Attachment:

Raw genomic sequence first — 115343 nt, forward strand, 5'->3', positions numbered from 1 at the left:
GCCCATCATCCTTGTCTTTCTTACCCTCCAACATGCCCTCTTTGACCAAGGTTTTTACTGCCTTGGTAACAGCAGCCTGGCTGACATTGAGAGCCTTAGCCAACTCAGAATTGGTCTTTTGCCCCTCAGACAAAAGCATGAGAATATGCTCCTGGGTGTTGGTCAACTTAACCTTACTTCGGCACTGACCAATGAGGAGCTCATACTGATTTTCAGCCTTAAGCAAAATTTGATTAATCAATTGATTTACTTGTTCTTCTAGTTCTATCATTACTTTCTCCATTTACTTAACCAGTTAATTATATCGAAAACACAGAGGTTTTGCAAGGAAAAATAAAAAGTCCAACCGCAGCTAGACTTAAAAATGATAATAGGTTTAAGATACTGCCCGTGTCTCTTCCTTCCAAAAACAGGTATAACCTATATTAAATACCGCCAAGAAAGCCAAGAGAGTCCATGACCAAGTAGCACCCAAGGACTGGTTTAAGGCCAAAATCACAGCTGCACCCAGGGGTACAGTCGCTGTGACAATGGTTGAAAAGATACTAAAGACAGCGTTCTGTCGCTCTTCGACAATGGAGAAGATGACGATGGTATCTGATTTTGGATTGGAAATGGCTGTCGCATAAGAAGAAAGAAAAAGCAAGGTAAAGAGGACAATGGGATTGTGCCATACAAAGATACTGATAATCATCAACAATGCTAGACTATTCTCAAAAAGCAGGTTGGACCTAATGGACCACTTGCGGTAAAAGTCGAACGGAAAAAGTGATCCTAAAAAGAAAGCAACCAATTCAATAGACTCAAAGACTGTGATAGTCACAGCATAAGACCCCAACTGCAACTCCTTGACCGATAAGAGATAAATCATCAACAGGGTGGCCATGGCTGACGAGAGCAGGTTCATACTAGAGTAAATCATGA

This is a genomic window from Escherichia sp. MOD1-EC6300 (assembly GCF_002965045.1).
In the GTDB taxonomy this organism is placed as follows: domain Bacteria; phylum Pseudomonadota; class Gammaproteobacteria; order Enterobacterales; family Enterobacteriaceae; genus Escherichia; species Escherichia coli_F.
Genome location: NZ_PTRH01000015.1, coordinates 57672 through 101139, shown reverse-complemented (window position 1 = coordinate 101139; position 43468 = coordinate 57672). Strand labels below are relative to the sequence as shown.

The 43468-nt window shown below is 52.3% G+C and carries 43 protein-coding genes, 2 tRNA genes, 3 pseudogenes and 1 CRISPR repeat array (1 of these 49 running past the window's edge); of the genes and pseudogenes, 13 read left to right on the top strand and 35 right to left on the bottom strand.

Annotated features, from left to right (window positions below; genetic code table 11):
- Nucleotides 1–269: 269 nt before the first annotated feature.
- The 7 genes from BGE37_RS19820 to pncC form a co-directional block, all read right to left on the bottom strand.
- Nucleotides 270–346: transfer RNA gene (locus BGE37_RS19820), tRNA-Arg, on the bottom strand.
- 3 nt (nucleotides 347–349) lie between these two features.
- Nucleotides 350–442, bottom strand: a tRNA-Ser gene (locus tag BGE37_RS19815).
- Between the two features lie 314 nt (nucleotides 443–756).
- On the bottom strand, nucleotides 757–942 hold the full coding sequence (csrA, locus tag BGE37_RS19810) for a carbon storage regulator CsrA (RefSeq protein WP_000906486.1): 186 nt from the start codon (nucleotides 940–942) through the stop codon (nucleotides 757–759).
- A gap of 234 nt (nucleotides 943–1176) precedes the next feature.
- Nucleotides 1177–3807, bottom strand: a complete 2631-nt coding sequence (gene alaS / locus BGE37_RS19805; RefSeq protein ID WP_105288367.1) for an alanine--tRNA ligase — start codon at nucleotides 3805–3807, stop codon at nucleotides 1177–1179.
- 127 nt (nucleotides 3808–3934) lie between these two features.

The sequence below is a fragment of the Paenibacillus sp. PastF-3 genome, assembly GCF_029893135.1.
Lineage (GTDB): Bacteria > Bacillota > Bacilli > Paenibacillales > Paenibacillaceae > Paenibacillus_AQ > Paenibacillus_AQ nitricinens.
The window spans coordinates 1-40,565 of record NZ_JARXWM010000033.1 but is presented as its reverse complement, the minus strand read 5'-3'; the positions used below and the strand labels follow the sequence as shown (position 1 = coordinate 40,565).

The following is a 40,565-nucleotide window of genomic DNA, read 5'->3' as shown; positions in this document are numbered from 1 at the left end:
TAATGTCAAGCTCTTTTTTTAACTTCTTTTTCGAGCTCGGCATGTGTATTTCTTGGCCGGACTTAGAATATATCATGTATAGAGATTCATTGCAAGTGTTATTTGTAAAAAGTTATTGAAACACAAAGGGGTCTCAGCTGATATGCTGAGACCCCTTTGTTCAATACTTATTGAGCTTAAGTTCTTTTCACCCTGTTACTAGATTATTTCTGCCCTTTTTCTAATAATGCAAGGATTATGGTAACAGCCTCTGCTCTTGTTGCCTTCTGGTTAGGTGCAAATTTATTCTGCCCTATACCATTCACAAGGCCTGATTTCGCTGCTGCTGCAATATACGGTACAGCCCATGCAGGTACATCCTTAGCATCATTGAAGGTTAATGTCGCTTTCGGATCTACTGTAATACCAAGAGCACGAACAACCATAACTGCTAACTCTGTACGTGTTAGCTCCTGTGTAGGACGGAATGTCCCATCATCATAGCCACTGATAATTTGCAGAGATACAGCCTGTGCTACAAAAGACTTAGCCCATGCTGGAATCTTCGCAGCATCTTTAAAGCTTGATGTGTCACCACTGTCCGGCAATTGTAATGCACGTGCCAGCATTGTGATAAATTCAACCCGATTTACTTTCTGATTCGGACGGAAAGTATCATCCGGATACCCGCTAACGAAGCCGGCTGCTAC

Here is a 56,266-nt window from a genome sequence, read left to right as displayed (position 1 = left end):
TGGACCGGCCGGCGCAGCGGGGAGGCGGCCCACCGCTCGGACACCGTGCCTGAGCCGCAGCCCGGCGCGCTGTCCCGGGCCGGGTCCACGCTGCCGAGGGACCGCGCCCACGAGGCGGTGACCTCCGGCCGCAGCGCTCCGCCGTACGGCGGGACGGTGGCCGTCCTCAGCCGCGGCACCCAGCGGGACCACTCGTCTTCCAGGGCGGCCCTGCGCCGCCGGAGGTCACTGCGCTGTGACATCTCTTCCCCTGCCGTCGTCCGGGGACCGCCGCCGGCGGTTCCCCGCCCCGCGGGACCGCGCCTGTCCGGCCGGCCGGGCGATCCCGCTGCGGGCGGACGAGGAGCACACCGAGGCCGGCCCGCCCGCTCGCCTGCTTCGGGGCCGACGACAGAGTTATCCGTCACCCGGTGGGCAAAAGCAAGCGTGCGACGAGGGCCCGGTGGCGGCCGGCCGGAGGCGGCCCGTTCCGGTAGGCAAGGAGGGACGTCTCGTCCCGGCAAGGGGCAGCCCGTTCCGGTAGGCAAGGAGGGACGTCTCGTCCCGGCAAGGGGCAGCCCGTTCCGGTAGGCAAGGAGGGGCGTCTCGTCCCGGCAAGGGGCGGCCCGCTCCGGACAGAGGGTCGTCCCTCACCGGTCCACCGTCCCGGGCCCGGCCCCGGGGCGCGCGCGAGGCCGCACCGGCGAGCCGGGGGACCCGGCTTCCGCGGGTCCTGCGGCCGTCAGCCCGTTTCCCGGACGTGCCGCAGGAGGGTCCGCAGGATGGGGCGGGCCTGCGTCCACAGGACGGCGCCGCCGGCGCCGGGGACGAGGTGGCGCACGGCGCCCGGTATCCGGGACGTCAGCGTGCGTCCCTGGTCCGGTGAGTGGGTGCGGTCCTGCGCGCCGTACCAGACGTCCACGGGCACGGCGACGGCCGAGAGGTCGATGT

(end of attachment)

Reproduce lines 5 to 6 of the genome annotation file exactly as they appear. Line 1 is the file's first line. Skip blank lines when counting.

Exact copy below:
Genome location: NZ_PTRH01000015.1, coordinates 57672 through 101139, shown reverse-complemented (window position 1 = coordinate 101139; position 43468 = coordinate 57672). Strand labels below are relative to the sequence as shown.

The 43468-nt window shown below is 52.3% G+C and carries 43 protein-coding genes, 2 tRNA genes, 3 pseudogenes and 1 CRISPR repeat array (1 of these 49 running past the window's edge); of the genes and pseudogenes, 13 read left to right on the top strand and 35 right to left on the bottom strand.